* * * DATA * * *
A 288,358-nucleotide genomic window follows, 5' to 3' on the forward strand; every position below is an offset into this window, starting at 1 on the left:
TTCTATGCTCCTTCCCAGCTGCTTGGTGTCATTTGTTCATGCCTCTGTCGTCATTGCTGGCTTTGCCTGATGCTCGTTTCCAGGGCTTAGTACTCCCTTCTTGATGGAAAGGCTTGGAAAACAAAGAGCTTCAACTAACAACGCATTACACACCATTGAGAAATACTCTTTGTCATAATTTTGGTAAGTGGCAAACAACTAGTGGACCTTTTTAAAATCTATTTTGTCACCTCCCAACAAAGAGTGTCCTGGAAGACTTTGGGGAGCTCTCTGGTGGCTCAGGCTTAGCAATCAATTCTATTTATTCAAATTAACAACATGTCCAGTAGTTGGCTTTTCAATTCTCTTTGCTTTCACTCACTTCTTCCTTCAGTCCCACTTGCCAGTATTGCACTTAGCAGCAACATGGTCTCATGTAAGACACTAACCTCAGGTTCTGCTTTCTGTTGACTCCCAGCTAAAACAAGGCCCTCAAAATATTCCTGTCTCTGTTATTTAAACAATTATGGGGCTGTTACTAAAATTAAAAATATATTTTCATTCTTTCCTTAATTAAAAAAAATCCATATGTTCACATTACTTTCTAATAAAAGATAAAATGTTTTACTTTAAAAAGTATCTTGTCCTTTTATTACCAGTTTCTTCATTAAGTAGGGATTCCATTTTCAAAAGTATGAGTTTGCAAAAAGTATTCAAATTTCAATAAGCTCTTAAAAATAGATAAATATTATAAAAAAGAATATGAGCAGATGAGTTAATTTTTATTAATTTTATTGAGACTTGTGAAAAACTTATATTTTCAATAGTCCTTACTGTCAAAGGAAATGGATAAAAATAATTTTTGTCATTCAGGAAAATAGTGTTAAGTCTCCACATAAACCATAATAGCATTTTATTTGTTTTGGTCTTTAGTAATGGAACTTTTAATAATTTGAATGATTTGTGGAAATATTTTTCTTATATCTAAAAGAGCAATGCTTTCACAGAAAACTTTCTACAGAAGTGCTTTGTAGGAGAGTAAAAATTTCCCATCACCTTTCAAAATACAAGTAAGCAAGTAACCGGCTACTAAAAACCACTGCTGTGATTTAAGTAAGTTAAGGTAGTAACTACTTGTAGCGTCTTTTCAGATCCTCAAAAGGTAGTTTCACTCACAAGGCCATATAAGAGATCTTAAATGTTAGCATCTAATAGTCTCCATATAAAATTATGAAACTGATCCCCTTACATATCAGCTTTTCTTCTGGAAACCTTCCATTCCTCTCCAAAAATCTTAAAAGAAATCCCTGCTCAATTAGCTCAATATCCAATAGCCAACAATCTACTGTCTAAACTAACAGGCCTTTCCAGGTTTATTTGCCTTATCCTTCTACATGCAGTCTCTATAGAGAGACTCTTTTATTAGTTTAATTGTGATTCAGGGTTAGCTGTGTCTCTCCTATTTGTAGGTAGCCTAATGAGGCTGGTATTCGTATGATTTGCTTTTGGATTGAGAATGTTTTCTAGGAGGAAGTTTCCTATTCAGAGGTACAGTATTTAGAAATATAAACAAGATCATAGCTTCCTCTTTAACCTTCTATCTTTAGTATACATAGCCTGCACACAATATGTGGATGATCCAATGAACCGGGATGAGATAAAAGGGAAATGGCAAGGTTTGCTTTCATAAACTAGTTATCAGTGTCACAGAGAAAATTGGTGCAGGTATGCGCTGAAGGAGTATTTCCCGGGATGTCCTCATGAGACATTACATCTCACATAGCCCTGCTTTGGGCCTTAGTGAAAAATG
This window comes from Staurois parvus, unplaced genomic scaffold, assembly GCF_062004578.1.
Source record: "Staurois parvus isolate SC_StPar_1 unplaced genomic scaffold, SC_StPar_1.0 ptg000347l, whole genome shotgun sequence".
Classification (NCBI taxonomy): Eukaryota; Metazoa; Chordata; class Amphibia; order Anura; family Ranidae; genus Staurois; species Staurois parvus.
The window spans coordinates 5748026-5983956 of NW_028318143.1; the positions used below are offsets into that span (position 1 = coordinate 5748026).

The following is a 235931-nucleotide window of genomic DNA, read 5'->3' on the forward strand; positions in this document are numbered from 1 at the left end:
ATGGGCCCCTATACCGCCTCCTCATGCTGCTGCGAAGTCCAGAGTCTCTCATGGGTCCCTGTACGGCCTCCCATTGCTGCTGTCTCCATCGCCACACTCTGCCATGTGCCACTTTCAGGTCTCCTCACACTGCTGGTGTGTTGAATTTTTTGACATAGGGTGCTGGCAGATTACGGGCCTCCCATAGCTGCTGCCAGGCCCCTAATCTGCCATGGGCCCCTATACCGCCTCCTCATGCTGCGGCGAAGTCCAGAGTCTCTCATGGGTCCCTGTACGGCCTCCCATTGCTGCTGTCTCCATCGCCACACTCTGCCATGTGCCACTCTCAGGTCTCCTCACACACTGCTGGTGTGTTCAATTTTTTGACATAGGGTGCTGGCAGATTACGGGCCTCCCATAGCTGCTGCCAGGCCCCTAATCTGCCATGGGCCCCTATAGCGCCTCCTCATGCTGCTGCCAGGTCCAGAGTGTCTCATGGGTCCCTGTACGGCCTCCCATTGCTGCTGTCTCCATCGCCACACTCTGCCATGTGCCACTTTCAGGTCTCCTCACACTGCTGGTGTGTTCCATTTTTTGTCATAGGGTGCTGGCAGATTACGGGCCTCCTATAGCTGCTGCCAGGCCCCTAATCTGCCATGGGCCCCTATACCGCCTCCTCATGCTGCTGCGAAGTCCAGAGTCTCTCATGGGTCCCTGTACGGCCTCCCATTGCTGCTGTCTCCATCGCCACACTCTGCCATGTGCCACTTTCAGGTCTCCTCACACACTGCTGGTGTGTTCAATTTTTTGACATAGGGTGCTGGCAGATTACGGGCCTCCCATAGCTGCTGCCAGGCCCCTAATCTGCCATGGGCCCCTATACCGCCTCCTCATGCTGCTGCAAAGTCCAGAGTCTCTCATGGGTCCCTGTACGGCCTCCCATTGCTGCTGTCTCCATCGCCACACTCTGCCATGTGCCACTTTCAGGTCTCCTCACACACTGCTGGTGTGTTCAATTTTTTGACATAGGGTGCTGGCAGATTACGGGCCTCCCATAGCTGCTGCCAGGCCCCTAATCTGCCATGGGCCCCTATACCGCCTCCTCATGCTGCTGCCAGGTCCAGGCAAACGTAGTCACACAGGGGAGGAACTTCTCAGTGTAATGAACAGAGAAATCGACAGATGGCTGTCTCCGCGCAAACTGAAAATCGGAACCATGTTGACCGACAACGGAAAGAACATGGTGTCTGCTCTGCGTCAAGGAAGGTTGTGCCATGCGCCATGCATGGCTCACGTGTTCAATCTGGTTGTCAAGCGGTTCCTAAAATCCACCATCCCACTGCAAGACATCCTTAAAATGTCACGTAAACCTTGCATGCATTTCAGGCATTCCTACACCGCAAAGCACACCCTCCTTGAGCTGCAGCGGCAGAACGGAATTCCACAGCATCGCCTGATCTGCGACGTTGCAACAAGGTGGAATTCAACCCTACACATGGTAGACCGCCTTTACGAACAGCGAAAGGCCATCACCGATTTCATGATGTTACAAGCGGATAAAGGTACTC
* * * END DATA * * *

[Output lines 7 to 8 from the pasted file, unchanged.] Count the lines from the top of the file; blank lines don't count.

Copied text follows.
The following is a 235931-nucleotide window of genomic DNA, read 5'->3' on the forward strand; positions in this document are numbered from 1 at the left end:
ATGGGCCCCTATACCGCCTCCTCATGCTGCTGCGAAGTCCAGAGTCTCTCATGGGTCCCTGTACGGCCTCCCATTGCTGCTGTCTCCATCGCCACACTCTGCCATGTGCCACTTTCAGGTCTCCTCACACTGCTGGTGTGTTGAATTTTTTGACATAGGGTGCTGGCAGATTACGGGCCTCCCATAGCTGCTGCCAGGCCCCTAATCTGCCATGGGCCCCTATACCGCCTCCTCATGCTGCGGCGAAGTCCAGAGTCTCTCATGGGTCCCTGTACGGCCTCCCATTGCTGCTGTCTCCATCGCCACACTCTGCCATGTGCCACTCTCAGGTCTCCTCACACACTGCTGGTGTGTTCAATTTTTTGACATAGGGTGCTGGCAGATTACGGGCCTCCCATAGCTGCTGCCAGGCCCCTAATCTGCCATGGGCCCCTATAGCGCCTCCTCATGCTGCTGCCAGGTCCAGAGTGTCTCATGGGTCCCTGTACGGCCTCCCATTGCTGCTGTCTCCATCGCCACACTCTGCCATGTGCCACTTTCAGGTCTCCTCACACTGCTGGTGTGTTCCATTTTTTGTCATAGGGTGCTGGCAGATTACGGGCCTCCTATAGCTGCTGCCAGGCCCCTAATCTGCCATGGGCCCCTATACCGCCTCCTCATGCTGCTGCGAAGTCCAGAGTCTCTCATGGGTCCCTGTACGGCCTCCCATTGCTGCTGTCTCCATCGCCACACTCTGCCATGTGCCACTTTCAGGTCTCCTCACACACTGCTGGTGTGTTCAATTTTTTGACATAGGGTGCTGGCAGATTACGGGCCTCCCATAGCTGCTGCCAGGCCCCTAATCTGCCATGGGCCCCTATACCGCCTCCTCATGCTGCTGCAAAGTCCAGAGTCTCTCATGGGTCCCTGTACGGCCTCCCATTGCTGCTGTCTCCATCGCCACACTCTGCCATGTGCCACTTTCAGGTCTCCTCACACACTGCTGGTGTGTTCAATTTTTTGACATAGGGTGCTGGCAGATTACGGGCCTCCCATAGCTGCTGCCAGGCCCCTAATCTGCCATGGGCCCCTATACCGCCTCCTCATGCTGCTGCCAGGTCCAGGCAAACGTAGTCACACAGGGGAGGAACTTCTCAGTGTAATGAACAGAGAAATCGACAGATGGCTGTCTCCGCGCAAACTGAAAATCGGAACCATGTTGACCGACAACGGAAAGAACATGGTGTCTGCTCTGCGTCAAGGAAGGTTGTGCCATGCGCCATGCATGGCTCACGTGTTCAATCTGGTTGTCAAGCGGTTCCTAAAATCCACCATCCCACTGCAAGACATCCTTAAAATGTCACGTAAACCTTGCATGCATTTCAGGCATTCCTACACCGCAAAGCACACCCTCCTTGAGCTGCAGCGGCAGAACGGAATTCCACAGCATCGCCTGATCTGCGACGTTGCAACAAGGTGGAATTCAACCCTACACATGGTAGACCGCCTTTACGAACAGCGAAAGGCCATCACCGATTTCATGATGTTACAAGCGGATAAAGGTACTC